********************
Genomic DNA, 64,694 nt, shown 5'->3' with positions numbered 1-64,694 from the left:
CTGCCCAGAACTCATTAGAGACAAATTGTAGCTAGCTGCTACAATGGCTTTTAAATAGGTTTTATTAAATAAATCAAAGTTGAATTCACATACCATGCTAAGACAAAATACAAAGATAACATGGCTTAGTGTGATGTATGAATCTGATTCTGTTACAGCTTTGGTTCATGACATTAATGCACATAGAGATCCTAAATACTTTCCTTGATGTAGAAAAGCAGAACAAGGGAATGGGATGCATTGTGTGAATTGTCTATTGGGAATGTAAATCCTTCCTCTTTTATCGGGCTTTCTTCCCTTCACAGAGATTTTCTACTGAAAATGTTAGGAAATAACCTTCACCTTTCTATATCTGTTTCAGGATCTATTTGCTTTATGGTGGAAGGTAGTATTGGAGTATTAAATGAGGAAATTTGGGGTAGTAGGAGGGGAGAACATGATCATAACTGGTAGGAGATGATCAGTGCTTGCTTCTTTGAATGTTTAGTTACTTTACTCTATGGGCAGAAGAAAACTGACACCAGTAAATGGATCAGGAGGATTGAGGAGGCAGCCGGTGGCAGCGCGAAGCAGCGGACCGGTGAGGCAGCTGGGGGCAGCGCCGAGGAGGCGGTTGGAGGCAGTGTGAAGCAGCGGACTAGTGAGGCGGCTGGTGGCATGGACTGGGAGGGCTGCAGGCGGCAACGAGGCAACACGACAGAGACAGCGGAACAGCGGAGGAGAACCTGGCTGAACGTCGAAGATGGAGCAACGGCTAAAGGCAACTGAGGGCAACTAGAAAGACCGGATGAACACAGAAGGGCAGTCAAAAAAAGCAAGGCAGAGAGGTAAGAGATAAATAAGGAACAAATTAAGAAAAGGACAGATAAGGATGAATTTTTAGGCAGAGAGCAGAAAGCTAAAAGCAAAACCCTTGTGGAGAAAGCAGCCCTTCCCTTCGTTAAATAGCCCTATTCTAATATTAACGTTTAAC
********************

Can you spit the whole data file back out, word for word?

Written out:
Genomic DNA, 64,694 nt, shown 5'->3' with positions numbered 1-64,694 from the left:
CTGCCCAGAACTCATTAGAGACAAATTGTAGCTAGCTGCTACAATGGCTTTTAAATAGGTTTTATTAAATAAATCAAAGTTGAATTCACATACCATGCTAAGACAAAATACAAAGATAACATGGCTTAGTGTGATGTATGAATCTGATTCTGTTACAGCTTTGGTTCATGACATTAATGCACATAGAGATCCTAAATACTTTCCTTGATGTAGAAAAGCAGAACAAGGGAATGGGATGCATTGTGTGAATTGTCTATTGGGAATGTAAATCCTTCCTCTTTTATCGGGCTTTCTTCCCTTCACAGAGATTTTCTACTGAAAATGTTAGGAAATAACCTTCACCTTTCTATATCTGTTTCAGGATCTATTTGCTTTATGGTGGAAGGTAGTATTGGAGTATTAAATGAGGAAATTTGGGGTAGTAGGAGGGGAGAACATGATCATAACTGGTAGGAGATGATCAGTGCTTGCTTCTTTGAATGTTTAGTTACTTTACTCTATGGGCAGAAGAAAACTGACACCAGTAAATGGATCAGGAGGATTGAGGAGGCAGCCGGTGGCAGCGCGAAGCAGCGGACCGGTGAGGCAGCTGGGGGCAGCGCCGAGGAGGCGGTTGGAGGCAGTGTGAAGCAGCGGACTAGTGAGGCGGCTGGTGGCATGGACTGGGAGGGCTGCAGGCGGCAACGAGGCAACACGACAGAGACAGCGGAACAGCGGAGGAGAACCTGGCTGAACGTCGAAGATGGAGCAACGGCTAAAGGCAACTGAGGGCAACTAGAAAGACCGGATGAACACAGAAGGGCAGTCAAAAAAAGCAAGGCAGAGAGGTAAGAGATAAATAAGGAACAAATTAAGAAAAGGACAGATAAGGATGAATTTTTAGGCAGAGAGCAGAAAGCTAAAAGCAAAACCCTTGTGGAGAAAGCAGCCCTTCCCTTCGTTAAATAGCCCTATTCTAATATTAACGTTTAAC